The number of businesses recognizing same-sex couples is growing across the United States. “Currently, thirty-eight states have passed legislation in response to passage of DOMA that defines marriage as between a man and a woman, and does not honor marriages between same-sex couples from other jurisdictions” (Barkacs, 35). The realization that more and more businesses are supporting same-sex couples and at the same time numerous states are passing laws defining marriage between a man and a woman seems almost backwards. Most of the time when numerous businesses change policy and being accepting or refusing a certain group of people it is because of state or federal mandates. Marriage is the social acknowledgement of a successful partnership. “Marriage is a sign of social prestige and marks a successful transition to adulthood” (Lau, 975). Without same-sex marriages being legalized same-sex couples do not get to experience the social rewards that different-sex couples receive through marriage. Same-sex couples do not have these supportive interactions with friends and family. Legalizing same-sex marriages would give these couples the same successful persona of different-sex marriages. “The dissolution rate for same-sex cohabitation was 12 times higher than the rate for different-sex marriage, and 3 times higher than the rate for different-sex cohabitation (Lau, 975). The legalization of same-sex marriage could help improve the number of same-sex relationships that do not work out by giving these couples the feeling of a successful relationship. “There is little reason to anticipate differences between same-sex and different-sex couples for some well-known correlates of stability such as childhood family structure or socioeconomic status, occupation and school enrollment and childhood region” (Lau, 976).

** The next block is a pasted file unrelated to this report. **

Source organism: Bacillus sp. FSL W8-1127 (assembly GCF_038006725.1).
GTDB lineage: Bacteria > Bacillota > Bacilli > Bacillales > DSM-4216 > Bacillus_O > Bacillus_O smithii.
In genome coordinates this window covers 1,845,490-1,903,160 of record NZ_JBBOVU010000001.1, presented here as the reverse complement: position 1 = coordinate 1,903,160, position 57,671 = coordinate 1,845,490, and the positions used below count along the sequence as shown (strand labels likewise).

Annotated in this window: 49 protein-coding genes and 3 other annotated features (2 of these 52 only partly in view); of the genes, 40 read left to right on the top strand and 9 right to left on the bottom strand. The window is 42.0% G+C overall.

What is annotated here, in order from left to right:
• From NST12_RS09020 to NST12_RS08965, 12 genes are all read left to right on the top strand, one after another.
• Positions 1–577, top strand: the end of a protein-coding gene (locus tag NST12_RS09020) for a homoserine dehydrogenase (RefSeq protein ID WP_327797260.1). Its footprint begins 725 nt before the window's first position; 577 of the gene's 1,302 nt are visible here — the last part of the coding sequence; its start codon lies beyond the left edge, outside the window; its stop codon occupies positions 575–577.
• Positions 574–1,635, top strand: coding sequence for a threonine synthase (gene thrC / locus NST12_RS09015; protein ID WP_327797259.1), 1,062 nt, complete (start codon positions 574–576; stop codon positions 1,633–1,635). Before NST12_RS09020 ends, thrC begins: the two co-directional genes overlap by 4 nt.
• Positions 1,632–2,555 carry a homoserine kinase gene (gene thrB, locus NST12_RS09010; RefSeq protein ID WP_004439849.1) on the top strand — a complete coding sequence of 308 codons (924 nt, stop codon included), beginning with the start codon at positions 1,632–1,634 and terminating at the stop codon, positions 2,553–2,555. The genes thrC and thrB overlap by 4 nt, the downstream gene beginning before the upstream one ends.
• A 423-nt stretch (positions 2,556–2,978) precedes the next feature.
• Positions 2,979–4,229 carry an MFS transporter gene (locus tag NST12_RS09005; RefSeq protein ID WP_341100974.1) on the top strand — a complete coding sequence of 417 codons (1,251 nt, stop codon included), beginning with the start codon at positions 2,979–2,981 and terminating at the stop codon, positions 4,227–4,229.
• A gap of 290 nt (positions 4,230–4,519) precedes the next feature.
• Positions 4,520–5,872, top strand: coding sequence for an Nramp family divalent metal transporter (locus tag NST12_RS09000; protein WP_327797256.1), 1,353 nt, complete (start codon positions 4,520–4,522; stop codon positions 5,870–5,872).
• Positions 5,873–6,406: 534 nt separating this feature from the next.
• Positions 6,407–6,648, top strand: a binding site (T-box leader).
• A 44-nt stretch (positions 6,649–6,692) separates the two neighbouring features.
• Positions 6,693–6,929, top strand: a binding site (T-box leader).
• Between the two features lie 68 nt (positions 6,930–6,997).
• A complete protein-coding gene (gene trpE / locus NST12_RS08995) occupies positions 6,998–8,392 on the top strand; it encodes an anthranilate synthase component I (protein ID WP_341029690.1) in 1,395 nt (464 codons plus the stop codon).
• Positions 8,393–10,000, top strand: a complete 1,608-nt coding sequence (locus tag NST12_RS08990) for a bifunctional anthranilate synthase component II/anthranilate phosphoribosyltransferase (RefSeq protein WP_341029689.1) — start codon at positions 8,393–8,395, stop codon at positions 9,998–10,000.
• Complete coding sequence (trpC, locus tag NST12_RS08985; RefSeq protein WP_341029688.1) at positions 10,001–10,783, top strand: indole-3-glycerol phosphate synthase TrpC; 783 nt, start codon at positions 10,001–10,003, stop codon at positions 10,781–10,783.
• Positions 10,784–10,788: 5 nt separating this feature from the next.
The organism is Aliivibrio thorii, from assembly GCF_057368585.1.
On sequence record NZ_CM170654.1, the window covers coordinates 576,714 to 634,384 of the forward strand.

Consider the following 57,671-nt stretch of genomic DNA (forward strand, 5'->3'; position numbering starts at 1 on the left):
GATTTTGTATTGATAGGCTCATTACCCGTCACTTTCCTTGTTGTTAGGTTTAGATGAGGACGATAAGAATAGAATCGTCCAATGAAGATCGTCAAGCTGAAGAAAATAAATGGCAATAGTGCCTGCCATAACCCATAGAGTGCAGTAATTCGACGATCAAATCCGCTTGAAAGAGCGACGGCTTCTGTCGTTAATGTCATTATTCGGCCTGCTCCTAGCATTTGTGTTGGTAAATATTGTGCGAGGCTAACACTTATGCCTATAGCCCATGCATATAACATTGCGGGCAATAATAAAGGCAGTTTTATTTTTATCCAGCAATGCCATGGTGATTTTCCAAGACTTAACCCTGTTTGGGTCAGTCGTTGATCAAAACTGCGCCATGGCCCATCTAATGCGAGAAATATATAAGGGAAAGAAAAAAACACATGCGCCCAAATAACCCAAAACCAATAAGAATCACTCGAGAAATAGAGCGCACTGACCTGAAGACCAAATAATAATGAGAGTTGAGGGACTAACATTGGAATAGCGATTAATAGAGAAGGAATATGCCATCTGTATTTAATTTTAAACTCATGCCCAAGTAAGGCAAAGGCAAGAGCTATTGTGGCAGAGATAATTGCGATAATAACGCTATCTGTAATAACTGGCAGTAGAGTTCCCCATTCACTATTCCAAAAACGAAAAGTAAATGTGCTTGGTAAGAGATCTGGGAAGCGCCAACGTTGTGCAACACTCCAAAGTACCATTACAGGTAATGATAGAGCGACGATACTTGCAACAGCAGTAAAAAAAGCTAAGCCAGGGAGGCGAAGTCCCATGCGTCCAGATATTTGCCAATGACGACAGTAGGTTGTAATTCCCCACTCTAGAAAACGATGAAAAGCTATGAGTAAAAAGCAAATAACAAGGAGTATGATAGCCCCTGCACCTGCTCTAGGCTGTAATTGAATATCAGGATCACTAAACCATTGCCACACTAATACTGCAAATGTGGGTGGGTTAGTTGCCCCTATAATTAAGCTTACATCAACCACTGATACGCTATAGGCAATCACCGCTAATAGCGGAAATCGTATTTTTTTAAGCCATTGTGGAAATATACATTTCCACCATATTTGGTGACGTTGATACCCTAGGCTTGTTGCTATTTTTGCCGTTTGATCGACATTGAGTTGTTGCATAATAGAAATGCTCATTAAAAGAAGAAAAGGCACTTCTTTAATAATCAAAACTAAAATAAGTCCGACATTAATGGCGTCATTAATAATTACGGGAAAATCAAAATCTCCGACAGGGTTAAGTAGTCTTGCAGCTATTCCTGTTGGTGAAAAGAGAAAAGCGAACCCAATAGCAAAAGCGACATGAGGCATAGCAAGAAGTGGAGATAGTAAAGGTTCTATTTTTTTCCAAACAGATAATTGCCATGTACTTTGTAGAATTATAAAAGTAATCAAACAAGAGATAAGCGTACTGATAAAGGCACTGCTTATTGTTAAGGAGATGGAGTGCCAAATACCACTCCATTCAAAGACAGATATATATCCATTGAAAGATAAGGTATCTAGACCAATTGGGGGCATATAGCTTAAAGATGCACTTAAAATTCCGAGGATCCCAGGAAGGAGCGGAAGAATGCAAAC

Statics show that these things will most likely affect both same-sex and different-sex couples the same way. This would mean that the same issues that tend to lead to dissolution with different-sex couples will most likely have the same effect on same-sex couples. Those who are against the legalization of same-sex marriages bring up the argument that in more states than those that allow same-sex couples to adopt a single person can adopt. “A common issue for same-sex couples who want to start a family is the issue of adoption” (Barkacs, 35). There are only a handful of states in the United States that allow stable same-sex couples to adopt children. Those who are for same-sex marriage legalization think that it would help those same-sex couples who wish to start a family. In their eyes it could also help those children, who without the passing of such a law or the allowance of same-sex couples to adopt, could spend their entire life in an orphanage. The view on marriage in the United States is wildly changing. “No longer is marriage to be regarded essentially as a bond between one man and one woman, but as a sexual relationship in which two men or two women may also be committed to each other (Goldingay, 1). In the last twenty or thirty years a dramatic change in public opinion has occurred. Those who support same-sex marriage are just waiting for society to catch up with public opinion. When talking about the traditional marriage those against same-sex marriages believe marriage is between a man and a woman. Those who fight for same-sex marriage legalization ask when “traditional marriage” began.